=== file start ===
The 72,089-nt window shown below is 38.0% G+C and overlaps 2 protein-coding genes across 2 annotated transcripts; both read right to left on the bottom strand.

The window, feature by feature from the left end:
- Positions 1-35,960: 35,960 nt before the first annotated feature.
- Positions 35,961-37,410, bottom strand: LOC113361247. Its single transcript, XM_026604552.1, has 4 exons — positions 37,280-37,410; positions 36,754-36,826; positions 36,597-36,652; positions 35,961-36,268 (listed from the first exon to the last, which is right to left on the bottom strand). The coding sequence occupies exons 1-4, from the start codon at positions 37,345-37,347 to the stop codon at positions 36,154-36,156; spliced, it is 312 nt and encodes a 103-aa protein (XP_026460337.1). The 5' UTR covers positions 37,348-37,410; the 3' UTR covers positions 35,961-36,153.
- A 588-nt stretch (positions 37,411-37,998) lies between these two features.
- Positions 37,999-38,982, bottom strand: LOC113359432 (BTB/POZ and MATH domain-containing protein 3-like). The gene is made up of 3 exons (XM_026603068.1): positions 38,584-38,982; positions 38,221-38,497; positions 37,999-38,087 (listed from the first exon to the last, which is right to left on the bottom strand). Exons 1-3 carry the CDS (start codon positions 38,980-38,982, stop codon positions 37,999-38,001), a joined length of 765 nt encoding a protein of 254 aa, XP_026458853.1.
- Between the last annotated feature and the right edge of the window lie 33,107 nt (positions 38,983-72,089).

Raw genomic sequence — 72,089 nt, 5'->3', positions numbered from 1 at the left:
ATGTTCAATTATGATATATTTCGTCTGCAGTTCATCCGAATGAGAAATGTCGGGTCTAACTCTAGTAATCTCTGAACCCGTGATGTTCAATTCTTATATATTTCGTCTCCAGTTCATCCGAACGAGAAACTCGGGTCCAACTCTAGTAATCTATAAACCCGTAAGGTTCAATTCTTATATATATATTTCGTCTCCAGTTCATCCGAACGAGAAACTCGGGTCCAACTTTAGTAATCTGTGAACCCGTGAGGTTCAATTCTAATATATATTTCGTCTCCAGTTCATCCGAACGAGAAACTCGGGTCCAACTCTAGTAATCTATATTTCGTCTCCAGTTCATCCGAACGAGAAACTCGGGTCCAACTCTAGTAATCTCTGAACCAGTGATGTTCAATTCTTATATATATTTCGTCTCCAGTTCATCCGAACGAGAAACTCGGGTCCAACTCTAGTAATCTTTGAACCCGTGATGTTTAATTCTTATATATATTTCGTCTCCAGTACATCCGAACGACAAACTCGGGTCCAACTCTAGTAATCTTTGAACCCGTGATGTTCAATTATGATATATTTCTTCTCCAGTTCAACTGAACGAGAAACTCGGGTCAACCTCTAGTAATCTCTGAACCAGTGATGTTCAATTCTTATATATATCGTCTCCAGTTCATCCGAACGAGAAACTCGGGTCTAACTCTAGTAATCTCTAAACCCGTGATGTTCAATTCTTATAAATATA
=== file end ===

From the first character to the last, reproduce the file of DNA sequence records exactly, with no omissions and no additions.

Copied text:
The 72,089-nt window shown below is 38.0% G+C and overlaps 2 protein-coding genes across 2 annotated transcripts; both read right to left on the bottom strand.

The window, feature by feature from the left end:
- Positions 1-35,960: 35,960 nt before the first annotated feature.
- Positions 35,961-37,410, bottom strand: LOC113361247. Its single transcript, XM_026604552.1, has 4 exons — positions 37,280-37,410; positions 36,754-36,826; positions 36,597-36,652; positions 35,961-36,268 (listed from the first exon to the last, which is right to left on the bottom strand). The coding sequence occupies exons 1-4, from the start codon at positions 37,345-37,347 to the stop codon at positions 36,154-36,156; spliced, it is 312 nt and encodes a 103-aa protein (XP_026460337.1). The 5' UTR covers positions 37,348-37,410; the 3' UTR covers positions 35,961-36,153.
- A 588-nt stretch (positions 37,411-37,998) lies between these two features.
- Positions 37,999-38,982, bottom strand: LOC113359432 (BTB/POZ and MATH domain-containing protein 3-like). The gene is made up of 3 exons (XM_026603068.1): positions 38,584-38,982; positions 38,221-38,497; positions 37,999-38,087 (listed from the first exon to the last, which is right to left on the bottom strand). Exons 1-3 carry the CDS (start codon positions 38,980-38,982, stop codon positions 37,999-38,001), a joined length of 765 nt encoding a protein of 254 aa, XP_026458853.1.
- Between the last annotated feature and the right edge of the window lie 33,107 nt (positions 38,983-72,089).

Raw genomic sequence — 72,089 nt, 5'->3', positions numbered from 1 at the left:
ATGTTCAATTATGATATATTTCGTCTGCAGTTCATCCGAATGAGAAATGTCGGGTCTAACTCTAGTAATCTCTGAACCCGTGATGTTCAATTCTTATATATTTCGTCTCCAGTTCATCCGAACGAGAAACTCGGGTCCAACTCTAGTAATCTATAAACCCGTAAGGTTCAATTCTTATATATATATTTCGTCTCCAGTTCATCCGAACGAGAAACTCGGGTCCAACTTTAGTAATCTGTGAACCCGTGAGGTTCAATTCTAATATATATTTCGTCTCCAGTTCATCCGAACGAGAAACTCGGGTCCAACTCTAGTAATCTATATTTCGTCTCCAGTTCATCCGAACGAGAAACTCGGGTCCAACTCTAGTAATCTCTGAACCAGTGATGTTCAATTCTTATATATATTTCGTCTCCAGTTCATCCGAACGAGAAACTCGGGTCCAACTCTAGTAATCTTTGAACCCGTGATGTTTAATTCTTATATATATTTCGTCTCCAGTACATCCGAACGACAAACTCGGGTCCAACTCTAGTAATCTTTGAACCCGTGATGTTCAATTATGATATATTTCTTCTCCAGTTCAACTGAACGAGAAACTCGGGTCAACCTCTAGTAATCTCTGAACCAGTGATGTTCAATTCTTATATATATCGTCTCCAGTTCATCCGAACGAGAAACTCGGGTCTAACTCTAGTAATCTCTAAACCCGTGATGTTCAATTCTTATAAATATA